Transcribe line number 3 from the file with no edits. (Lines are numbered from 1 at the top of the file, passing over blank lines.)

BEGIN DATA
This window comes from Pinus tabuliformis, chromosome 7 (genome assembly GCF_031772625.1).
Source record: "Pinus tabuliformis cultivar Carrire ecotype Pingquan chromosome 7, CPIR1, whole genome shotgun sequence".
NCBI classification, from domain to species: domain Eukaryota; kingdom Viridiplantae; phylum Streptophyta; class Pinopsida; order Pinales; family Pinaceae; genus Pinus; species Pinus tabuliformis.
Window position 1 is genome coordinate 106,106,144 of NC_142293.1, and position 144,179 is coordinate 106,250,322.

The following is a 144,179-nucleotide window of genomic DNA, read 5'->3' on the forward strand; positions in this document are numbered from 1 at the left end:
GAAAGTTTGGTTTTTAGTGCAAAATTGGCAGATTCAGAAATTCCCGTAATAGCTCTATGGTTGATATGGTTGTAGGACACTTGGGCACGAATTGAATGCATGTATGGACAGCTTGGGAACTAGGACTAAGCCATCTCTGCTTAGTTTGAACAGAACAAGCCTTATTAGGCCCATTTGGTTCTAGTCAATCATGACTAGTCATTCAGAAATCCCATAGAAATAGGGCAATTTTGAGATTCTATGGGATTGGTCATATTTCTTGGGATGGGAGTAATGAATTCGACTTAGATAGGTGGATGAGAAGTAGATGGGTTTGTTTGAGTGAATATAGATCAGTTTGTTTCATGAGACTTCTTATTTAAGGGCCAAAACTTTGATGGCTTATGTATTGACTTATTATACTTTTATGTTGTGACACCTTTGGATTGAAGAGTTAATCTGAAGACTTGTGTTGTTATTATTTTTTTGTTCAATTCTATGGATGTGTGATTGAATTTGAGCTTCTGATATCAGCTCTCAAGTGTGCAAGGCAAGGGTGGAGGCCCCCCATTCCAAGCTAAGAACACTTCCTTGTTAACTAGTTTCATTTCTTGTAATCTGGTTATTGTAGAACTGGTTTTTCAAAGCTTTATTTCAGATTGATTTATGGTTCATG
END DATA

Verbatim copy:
NCBI classification, from domain to species: domain Eukaryota; kingdom Viridiplantae; phylum Streptophyta; class Pinopsida; order Pinales; family Pinaceae; genus Pinus; species Pinus tabuliformis.